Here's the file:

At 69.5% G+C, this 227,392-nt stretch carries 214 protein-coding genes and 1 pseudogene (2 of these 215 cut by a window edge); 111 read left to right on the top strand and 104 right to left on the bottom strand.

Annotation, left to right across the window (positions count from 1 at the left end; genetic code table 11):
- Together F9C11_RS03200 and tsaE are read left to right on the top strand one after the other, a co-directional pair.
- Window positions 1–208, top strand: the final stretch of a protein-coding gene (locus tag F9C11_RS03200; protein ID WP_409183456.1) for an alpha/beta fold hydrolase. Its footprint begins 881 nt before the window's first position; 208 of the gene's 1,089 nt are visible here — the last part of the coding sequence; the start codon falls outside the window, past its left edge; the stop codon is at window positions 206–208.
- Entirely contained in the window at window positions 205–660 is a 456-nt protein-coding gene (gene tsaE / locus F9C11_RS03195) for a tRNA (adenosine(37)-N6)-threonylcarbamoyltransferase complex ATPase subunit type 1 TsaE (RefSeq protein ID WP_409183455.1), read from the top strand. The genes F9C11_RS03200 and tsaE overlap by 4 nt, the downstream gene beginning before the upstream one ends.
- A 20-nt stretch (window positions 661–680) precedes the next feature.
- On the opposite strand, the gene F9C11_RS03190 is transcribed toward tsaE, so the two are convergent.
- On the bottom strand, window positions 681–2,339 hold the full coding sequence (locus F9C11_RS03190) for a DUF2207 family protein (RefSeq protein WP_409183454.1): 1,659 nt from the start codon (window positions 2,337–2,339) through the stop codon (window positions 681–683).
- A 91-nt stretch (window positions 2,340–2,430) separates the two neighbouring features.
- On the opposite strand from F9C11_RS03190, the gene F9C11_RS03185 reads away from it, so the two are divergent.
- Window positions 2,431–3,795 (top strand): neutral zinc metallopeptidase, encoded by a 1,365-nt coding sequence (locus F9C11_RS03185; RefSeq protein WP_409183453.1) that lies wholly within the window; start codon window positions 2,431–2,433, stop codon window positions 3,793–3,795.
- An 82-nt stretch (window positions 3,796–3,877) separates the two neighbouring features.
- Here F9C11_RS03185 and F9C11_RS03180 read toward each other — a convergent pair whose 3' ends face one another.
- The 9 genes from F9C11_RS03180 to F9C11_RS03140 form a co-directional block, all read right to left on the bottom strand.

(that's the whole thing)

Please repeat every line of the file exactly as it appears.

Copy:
At 69.5% G+C, this 227,392-nt stretch carries 214 protein-coding genes and 1 pseudogene (2 of these 215 cut by a window edge); 111 read left to right on the top strand and 104 right to left on the bottom strand.

Annotation, left to right across the window (positions count from 1 at the left end; genetic code table 11):
- Together F9C11_RS03200 and tsaE are read left to right on the top strand one after the other, a co-directional pair.
- Window positions 1–208, top strand: the final stretch of a protein-coding gene (locus tag F9C11_RS03200; protein ID WP_409183456.1) for an alpha/beta fold hydrolase. Its footprint begins 881 nt before the window's first position; 208 of the gene's 1,089 nt are visible here — the last part of the coding sequence; the start codon falls outside the window, past its left edge; the stop codon is at window positions 206–208.
- Entirely contained in the window at window positions 205–660 is a 456-nt protein-coding gene (gene tsaE / locus F9C11_RS03195) for a tRNA (adenosine(37)-N6)-threonylcarbamoyltransferase complex ATPase subunit type 1 TsaE (RefSeq protein ID WP_409183455.1), read from the top strand. The genes F9C11_RS03200 and tsaE overlap by 4 nt, the downstream gene beginning before the upstream one ends.
- A 20-nt stretch (window positions 661–680) precedes the next feature.
- On the opposite strand, the gene F9C11_RS03190 is transcribed toward tsaE, so the two are convergent.
- On the bottom strand, window positions 681–2,339 hold the full coding sequence (locus F9C11_RS03190) for a DUF2207 family protein (RefSeq protein WP_409183454.1): 1,659 nt from the start codon (window positions 2,337–2,339) through the stop codon (window positions 681–683).
- A 91-nt stretch (window positions 2,340–2,430) separates the two neighbouring features.
- On the opposite strand from F9C11_RS03190, the gene F9C11_RS03185 reads away from it, so the two are divergent.
- Window positions 2,431–3,795 (top strand): neutral zinc metallopeptidase, encoded by a 1,365-nt coding sequence (locus F9C11_RS03185; RefSeq protein WP_409183453.1) that lies wholly within the window; start codon window positions 2,431–2,433, stop codon window positions 3,793–3,795.
- An 82-nt stretch (window positions 3,796–3,877) separates the two neighbouring features.
- Here F9C11_RS03185 and F9C11_RS03180 read toward each other — a convergent pair whose 3' ends face one another.
- The 9 genes from F9C11_RS03180 to F9C11_RS03140 form a co-directional block, all read right to left on the bottom strand.